All About Riesling Wine: Your Essential Guide

All About Riesling Wine: Your Essential Guide

The Riesling grape is a versatile grape grown in various parts of the world. It produces a white wine that ranges from sweet to dry. 

So whether you’re celebrating National Riesling Day on March 13th or toasting a night with friends, Riesling wine is an ideal pairing for any event.

Read on to learn about Riesling’s history, characteristics, and perfect food pairings.

Riesling Wine’s Origin & History

Riesling wine has a long history dating back to the Middle Ages. Originally grown in the Rhine region of western Germany, the first mention of Riesling was in the cellar of a German noble during the 15th century.

There wasn’t much knowledge about the origin of the Riesling grape until scientists conducted DNA tests. They found that the Riesling grape is a cross between Gouais blanc – a rare grape dating back hundreds of years – and a half-wild, half Savagnin grape (the future parent of the Sauvignon Blanc).

Though created in Germany – and still the most common grape grown there – the Riesling grape is now grown from California to New York to France, Australia, and New Zealand. Depending on its origin, a different flavor profile comes through the wine. Cooler regions tend to produce a drier Riesling wine, while warmer regions produce a sweeter Riesling.

Riesling Wine’s Characteristics

Whether it’s your first time trying a Riesling or you’re a lover of its sweet side, it’s never a bad time to learn about the bottle of wine you’re about to open. 

And if you like Muscat Blanc, Gewürztraminer, Chenin Blanc, or Pinot Blanc, a Riesling is the perfect next wine for you.

Riesling is a white wine that has a light body, no tannins, and is high in acidity (sort of like lemonade). And the beauty of a Riesling is it can be sweet, semi-sweet, dry, or even sparkling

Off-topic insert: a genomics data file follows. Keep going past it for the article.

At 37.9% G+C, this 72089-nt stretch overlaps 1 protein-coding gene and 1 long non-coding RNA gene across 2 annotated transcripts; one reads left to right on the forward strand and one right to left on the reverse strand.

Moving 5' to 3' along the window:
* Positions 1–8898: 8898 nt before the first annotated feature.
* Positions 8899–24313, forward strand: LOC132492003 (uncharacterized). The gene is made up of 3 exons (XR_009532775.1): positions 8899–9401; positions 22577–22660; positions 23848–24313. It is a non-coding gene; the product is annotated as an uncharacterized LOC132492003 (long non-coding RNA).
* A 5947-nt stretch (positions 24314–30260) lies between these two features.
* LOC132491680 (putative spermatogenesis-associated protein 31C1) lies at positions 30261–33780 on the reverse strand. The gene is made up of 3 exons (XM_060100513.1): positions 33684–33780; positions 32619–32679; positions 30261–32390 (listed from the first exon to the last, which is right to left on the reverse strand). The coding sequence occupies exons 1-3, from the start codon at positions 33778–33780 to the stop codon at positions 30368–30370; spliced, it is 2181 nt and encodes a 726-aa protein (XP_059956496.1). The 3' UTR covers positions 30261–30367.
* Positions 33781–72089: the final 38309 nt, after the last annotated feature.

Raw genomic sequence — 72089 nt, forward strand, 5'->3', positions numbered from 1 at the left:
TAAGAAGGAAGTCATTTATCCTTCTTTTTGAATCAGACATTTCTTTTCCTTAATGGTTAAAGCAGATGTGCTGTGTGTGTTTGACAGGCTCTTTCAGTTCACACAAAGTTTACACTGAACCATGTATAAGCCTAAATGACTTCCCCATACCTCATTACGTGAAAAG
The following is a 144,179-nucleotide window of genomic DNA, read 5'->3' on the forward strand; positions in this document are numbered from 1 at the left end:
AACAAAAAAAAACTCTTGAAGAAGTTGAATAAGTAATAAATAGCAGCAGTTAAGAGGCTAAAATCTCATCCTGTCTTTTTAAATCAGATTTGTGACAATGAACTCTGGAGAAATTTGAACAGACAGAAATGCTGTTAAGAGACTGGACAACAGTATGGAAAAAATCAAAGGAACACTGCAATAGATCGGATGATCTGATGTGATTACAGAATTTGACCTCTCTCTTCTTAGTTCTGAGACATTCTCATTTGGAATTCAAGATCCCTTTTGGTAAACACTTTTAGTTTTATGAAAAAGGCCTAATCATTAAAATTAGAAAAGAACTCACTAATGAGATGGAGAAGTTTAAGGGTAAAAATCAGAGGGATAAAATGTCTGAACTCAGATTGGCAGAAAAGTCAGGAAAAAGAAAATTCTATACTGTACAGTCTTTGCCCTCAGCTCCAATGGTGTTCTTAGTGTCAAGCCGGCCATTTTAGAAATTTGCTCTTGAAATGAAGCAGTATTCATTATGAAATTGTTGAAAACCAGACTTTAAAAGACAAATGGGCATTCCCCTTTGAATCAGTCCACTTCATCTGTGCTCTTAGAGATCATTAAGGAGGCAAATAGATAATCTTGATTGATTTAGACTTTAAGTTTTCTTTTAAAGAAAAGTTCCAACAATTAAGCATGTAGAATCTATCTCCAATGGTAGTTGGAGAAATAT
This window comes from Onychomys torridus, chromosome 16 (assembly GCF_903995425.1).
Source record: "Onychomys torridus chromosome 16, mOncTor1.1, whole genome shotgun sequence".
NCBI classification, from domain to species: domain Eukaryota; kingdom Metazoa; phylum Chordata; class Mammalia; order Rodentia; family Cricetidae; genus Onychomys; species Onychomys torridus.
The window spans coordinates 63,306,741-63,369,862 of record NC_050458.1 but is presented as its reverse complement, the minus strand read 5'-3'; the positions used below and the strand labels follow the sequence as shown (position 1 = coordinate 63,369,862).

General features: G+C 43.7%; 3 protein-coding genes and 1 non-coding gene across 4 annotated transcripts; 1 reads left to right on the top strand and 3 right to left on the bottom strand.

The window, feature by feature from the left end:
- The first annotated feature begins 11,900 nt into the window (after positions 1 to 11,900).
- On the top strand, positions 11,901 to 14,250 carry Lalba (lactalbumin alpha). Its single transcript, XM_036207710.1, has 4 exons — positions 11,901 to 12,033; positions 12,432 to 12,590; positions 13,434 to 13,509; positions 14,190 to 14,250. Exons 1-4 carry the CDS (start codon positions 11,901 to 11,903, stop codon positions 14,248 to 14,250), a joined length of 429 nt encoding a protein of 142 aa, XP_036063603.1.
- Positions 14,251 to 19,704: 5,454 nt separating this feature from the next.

Color: A Riesling can range in color from pale straw to deep yellow.

Flavors: Riesling wines come in an orchard of flavors from apple, apricot, peach, and pear to pineapple, lime, and Meyer lemon. 

Aromas: Riesling wines are aromatic, giving off scents of fruit and florals. Some of the most common scents are honeycomb, jasmine, lime peel, and citrus blossom.

Aging: Rieslings are usually unaged and drunk at their freshest state to keep their fruity flavors prominent. 

But, because of the Riesling’s high acidity, you can drink older vintages with no problem. Its sweetness will also allow the wine to age beautifully. Bottle aging a Riesling wine will create the classic petrol smell Riesling lovers live for!

Riesling Wine Food Pairings

First, serve your Riesling cold – think fridge cold, around 45°. And here’s a tip: the lighter the wine color, the colder it should be to maintain its freshness and acidity.

For food pairings, think SPICY. If you love Thai or Indian foods, Riesling wine can handle the flavor challenges of those more spicy recipes. Pair with a semi-sweet or sweet Riesling – you’ll find it helps balance the whole dish!

But its food pairings don’t stop there. Rieslings pair well with chicken, pork (especially the drier types), shrimp, crab, and whitefish. If you like veggie-forward dishes, Riesling pairs well with roasted veggies and vegetables with natural sweetness: carrots, bell peppers, coconut, and squash.

If you need more ideas for food pairings with your bottle of Riesling, check out our Winter Wine and Food Pairing Guide

And if you’d like to dig deeper into wine and food pairings and grow your wine knowledge, read our Food and Wine Pairing Rules 101 guide. 

At Rove Estate, we offer both a dry and sweet Riesling. Have a bottle or 2 on hand for your next wine tasting party with your family and friends!

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